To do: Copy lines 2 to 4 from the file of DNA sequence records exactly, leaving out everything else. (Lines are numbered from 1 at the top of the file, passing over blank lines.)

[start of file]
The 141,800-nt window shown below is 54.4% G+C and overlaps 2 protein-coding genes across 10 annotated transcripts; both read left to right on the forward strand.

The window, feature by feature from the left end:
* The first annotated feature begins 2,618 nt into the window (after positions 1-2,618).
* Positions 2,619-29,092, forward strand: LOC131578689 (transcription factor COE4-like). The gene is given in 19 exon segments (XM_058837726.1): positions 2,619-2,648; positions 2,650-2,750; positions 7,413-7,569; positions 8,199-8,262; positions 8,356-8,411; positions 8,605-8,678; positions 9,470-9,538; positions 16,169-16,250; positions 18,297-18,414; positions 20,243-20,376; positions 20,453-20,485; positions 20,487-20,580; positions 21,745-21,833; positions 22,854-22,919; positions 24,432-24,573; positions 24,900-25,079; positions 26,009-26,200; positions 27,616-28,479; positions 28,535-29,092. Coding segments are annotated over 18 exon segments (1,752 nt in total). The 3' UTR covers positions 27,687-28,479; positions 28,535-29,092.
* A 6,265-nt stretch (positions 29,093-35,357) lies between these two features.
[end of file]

The window, feature by feature from the left end:
* The first annotated feature begins 2,618 nt into the window (after positions 1-2,618).
* Positions 2,619-29,092, forward strand: LOC131578689 (transcription factor COE4-like). The gene is given in 19 exon segments (XM_058837726.1): positions 2,619-2,648; positions 2,650-2,750; positions 7,413-7,569; positions 8,199-8,262; positions 8,356-8,411; positions 8,605-8,678; positions 9,470-9,538; positions 16,169-16,250; positions 18,297-18,414; positions 20,243-20,376; positions 20,453-20,485; positions 20,487-20,580; positions 21,745-21,833; positions 22,854-22,919; positions 24,432-24,573; positions 24,900-25,079; positions 26,009-26,200; positions 27,616-28,479; positions 28,535-29,092. Coding segments are annotated over 18 exon segments (1,752 nt in total). The 3' UTR covers positions 27,687-28,479; positions 28,535-29,092.